I’ve just been listening (repeadtedly) to a great sermon by my good buddy Jonathan Martin, pastor of Renovatus in Charlotte NC. In it, he talks about ‘Drinking the Cup’; meaning surrendering to God’s will, even if it’s very bitter, regardless of whether or not it brings any reward. It’s not sexy. It’s not flashy and it’s certainly not easy, but it might just be the most important thing we’ll do with our lives. It’s a sort of antithesis of the Prosperity gospel, if you like.
He talks really honestly about our collective (and personal) addictions to performance, affirmation and entertainment. Of how we chase the dragon of spiritual highs, where really what we badly need is to be obedient in the small things.
The message was apparently borne “out of many questions that have been raised to me in recent weeks about different contemporary incarnations of “revival.” I tried to be honest, delicate, but candid”. I believe he suceeded on all three counts. The message got me thinking quite a bit about the whole nature of Revival.
Revival is something that I have heard talked about all my life. Between 1949 and 1952 my home island, the Isle of Lewis, witnessed an incredible and powerful move of God which swept through whole communities, particularly in the parish of Barvas, and transformed the entire spiritual outlook of a generation of islanders. It was not planned. It was not timetabled. It was not streamed over the internet or TV. It was just a spontaneous move of God which brought people to their knees, sometimes literally in the fields at work. Whole villages who had virtually no christians living in them spontaneously arrived at church buildings for meeting which were not even scheduled to occur. When I think of revival, this is what I think of. A tangible change in the spiritual temperature of a whole community on a big scale and not done to human timetabling. God starts it, God keeps it going, God ends it and the centre of the whole thing is Christ and people’s relationship with him.
That’s why I find it rather strange to hear, particularly from the States, “Such & such a preacher will be having a “Revival” at such and such a place… etc”. The use of the term “Revival” seems to have been hijacked and cheapened a little and has come to mean merely, “A Big Conference”. Maybe I’m wrong, but to my mind Revival is always something bigger than that. I think of the kind of thing that’s happening in China and Korea, where thousands of people are coming to Christ daily, rather than a planned local outreach campaign.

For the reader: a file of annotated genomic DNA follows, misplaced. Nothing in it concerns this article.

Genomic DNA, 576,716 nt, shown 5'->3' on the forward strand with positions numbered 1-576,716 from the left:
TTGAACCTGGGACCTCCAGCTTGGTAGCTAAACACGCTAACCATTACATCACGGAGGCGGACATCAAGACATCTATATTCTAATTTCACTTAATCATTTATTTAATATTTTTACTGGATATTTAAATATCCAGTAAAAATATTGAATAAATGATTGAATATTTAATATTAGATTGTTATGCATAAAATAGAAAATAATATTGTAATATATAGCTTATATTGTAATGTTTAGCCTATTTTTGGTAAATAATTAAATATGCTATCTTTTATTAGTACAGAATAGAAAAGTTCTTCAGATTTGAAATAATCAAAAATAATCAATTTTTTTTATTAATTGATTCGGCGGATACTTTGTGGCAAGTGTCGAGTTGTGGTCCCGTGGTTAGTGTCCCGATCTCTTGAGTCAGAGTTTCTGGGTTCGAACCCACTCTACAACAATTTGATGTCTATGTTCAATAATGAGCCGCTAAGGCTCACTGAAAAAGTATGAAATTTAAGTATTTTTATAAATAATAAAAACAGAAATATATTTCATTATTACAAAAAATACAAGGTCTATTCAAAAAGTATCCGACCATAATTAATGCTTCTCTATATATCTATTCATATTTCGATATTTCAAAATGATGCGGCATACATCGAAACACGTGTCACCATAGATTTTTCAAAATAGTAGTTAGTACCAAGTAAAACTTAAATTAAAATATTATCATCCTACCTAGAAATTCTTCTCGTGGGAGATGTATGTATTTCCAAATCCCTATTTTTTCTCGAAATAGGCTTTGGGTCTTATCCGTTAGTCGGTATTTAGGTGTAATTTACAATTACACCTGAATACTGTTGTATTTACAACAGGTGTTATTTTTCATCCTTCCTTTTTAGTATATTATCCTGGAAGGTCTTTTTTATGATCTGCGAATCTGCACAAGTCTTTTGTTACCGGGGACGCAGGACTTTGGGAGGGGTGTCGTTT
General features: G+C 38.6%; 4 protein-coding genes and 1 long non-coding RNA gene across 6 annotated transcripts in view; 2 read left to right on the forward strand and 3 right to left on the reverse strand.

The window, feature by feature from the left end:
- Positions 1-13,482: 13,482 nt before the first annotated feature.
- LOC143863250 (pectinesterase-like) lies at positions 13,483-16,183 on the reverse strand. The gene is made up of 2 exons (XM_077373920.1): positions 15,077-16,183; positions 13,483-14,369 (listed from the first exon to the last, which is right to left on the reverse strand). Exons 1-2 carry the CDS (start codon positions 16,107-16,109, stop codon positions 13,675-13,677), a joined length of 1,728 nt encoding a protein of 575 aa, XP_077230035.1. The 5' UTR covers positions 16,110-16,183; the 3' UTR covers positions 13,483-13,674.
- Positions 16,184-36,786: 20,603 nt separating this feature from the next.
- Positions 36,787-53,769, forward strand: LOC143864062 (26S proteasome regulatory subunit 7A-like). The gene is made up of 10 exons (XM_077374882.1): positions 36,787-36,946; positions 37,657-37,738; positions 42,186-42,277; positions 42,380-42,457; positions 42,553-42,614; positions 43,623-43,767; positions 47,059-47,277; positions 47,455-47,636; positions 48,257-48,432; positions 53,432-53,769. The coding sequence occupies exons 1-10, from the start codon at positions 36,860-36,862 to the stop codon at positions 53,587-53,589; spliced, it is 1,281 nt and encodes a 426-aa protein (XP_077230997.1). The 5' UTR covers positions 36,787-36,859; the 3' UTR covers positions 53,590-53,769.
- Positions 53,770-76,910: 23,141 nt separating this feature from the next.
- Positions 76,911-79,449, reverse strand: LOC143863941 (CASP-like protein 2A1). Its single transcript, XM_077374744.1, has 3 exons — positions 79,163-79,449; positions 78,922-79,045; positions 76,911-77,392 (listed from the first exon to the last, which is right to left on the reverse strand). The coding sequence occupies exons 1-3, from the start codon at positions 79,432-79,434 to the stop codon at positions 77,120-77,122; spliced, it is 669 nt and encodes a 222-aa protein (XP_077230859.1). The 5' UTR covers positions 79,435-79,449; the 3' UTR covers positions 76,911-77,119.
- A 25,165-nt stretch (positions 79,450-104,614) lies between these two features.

I’m not criticising specifically. It’s always a very dangerous thing to declare that something is or is not of God. I saw things with my own reformed evangelical hebridean calvinist eyes that have put me now in the camp of “Charismatic with a Seatbelt” (to quote Mark Driscoll); stuff that I’d always previously poo-poohed. People did the same with the ’49 Revival in Lewis. In fact it was actively preached against from certain well-meaning pulpits. What I AM saying is that sometimes I will watch Christian TV or hear of amazing things going on in various places around the world and I find my skepticism alarm beeping, particularly if the shadow of consumerism looms over things.
Am I just being cautious? Am I being overly skeptical? Am I doubting the power of God the Holy Spirit? Honestly, I don’t know. I’ve been checking out some footage from the current hot-potato of Christian TV, the Lakeland Revival in Florida, where Todd Bentley is preaching. I have very good friends who’ve actually been over there to see what’s been happening and told me of amazing things. And me? I have no idea what to do with it. I believe God can heal. I’ve seen it. I believe God can give incredible insight into specifics of a person’s life. I’ve seen it. It’s just that when something gets talked about to the degree that the likes of Florida has, and gets fired all over the “Christian Media”, I suppose I’m the kind of person who has to “put my fingers in the holes”, I guess. I’m not condemning or accepting. I just don’t know.
The loud and the flashy and the miraculous can be such a distraction to us. It can very easily entertain us out of maintaining the integrity of our walk with God, and by ‘Entertainment’, I mean “To keep something in between”. In other words, putting stuff between ourselves and reality, or ourselves and God. Even if it’s good stuff. This again is not a criticism of Bentley and others like him. I’ve seen just as much christian entertainment in traditional Scottish Presbyterian churches, although it’s of a very different nature. There are times to be loud and times to be still. There are times of Revival and fallow times. Whatever our denomination or our theological bent, we (and I) must be careful that we don’t fill our lives with so much spiritual “Munro-Bagging” that we lose sight of Jesus in it all. And of course, don’t forget that although it’s great that God is doing something THERE, shouldn’t we pray all the more that he would change lives HERE? Otherwise we’re like a Fireman watching ‘Ladder 49’ while his town burns to the ground.
I suppose what I’m saying is, as long as Jesus is being held up and glorified, as long as the focus is on him, it doesn’t matter whether we are in a spiritual high or a spiritual low. It’s not sexy, but we just need to keep ‘drinking the cup’.
Come and get some…